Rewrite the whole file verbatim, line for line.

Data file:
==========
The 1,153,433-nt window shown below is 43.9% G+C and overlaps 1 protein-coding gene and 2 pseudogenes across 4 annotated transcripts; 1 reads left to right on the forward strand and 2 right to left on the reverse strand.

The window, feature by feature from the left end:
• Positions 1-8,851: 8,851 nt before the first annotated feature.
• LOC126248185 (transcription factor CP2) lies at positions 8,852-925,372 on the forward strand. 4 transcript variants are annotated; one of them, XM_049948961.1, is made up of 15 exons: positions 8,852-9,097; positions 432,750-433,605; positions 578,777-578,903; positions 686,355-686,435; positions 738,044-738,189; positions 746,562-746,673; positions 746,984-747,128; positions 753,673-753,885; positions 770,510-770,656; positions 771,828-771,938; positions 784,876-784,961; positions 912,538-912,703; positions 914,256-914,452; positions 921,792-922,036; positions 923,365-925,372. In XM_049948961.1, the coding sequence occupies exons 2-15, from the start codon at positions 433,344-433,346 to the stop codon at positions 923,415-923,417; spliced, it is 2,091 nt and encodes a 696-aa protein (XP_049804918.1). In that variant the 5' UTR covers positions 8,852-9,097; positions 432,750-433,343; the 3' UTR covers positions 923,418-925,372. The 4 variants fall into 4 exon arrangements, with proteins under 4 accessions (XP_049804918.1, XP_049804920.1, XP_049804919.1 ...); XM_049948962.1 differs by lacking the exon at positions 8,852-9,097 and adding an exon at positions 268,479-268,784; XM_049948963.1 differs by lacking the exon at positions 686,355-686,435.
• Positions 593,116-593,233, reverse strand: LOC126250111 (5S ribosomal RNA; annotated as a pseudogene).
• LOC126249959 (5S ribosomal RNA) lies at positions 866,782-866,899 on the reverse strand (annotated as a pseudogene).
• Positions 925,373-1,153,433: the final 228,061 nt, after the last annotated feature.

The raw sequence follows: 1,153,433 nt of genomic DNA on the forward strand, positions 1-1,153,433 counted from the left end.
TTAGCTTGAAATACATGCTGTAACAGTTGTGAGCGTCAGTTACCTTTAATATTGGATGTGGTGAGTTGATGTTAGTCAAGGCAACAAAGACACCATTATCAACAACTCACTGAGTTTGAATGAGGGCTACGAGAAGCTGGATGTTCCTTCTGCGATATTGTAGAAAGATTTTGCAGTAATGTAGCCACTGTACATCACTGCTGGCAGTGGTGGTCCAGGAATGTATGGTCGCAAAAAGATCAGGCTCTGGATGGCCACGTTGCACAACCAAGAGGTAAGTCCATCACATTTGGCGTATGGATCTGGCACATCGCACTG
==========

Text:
The 1,153,433-nt window shown below is 43.9% G+C and overlaps 1 protein-coding gene and 2 pseudogenes across 4 annotated transcripts; 1 reads left to right on the forward strand and 2 right to left on the reverse strand.

The window, feature by feature from the left end:
• Positions 1-8,851: 8,851 nt before the first annotated feature.
• LOC126248185 (transcription factor CP2) lies at positions 8,852-925,372 on the forward strand. 4 transcript variants are annotated; one of them, XM_049948961.1, is made up of 15 exons: positions 8,852-9,097; positions 432,750-433,605; positions 578,777-578,903; positions 686,355-686,435; positions 738,044-738,189; positions 746,562-746,673; positions 746,984-747,128; positions 753,673-753,885; positions 770,510-770,656; positions 771,828-771,938; positions 784,876-784,961; positions 912,538-912,703; positions 914,256-914,452; positions 921,792-922,036; positions 923,365-925,372. In XM_049948961.1, the coding sequence occupies exons 2-15, from the start codon at positions 433,344-433,346 to the stop codon at positions 923,415-923,417; spliced, it is 2,091 nt and encodes a 696-aa protein (XP_049804918.1). In that variant the 5' UTR covers positions 8,852-9,097; positions 432,750-433,343; the 3' UTR covers positions 923,418-925,372. The 4 variants fall into 4 exon arrangements, with proteins under 4 accessions (XP_049804918.1, XP_049804920.1, XP_049804919.1 ...); XM_049948962.1 differs by lacking the exon at positions 8,852-9,097 and adding an exon at positions 268,479-268,784; XM_049948963.1 differs by lacking the exon at positions 686,355-686,435.
• Positions 593,116-593,233, reverse strand: LOC126250111 (5S ribosomal RNA; annotated as a pseudogene).
• LOC126249959 (5S ribosomal RNA) lies at positions 866,782-866,899 on the reverse strand (annotated as a pseudogene).
• Positions 925,373-1,153,433: the final 228,061 nt, after the last annotated feature.

The raw sequence follows: 1,153,433 nt of genomic DNA on the forward strand, positions 1-1,153,433 counted from the left end.
TTAGCTTGAAATACATGCTGTAACAGTTGTGAGCGTCAGTTACCTTTAATATTGGATGTGGTGAGTTGATGTTAGTCAAGGCAACAAAGACACCATTATCAACAACTCACTGAGTTTGAATGAGGGCTACGAGAAGCTGGATGTTCCTTCTGCGATATTGTAGAAAGATTTTGCAGTAATGTAGCCACTGTACATCACTGCTGGCAGTGGTGGTCCAGGAATGTATGGTCGCAAAAAGATCAGGCTCTGGATGGCCACGTTGCACAACCAAGAGGTAAGTCCATCACATTTGGCGTATGGATCTGGCACATCGCACTG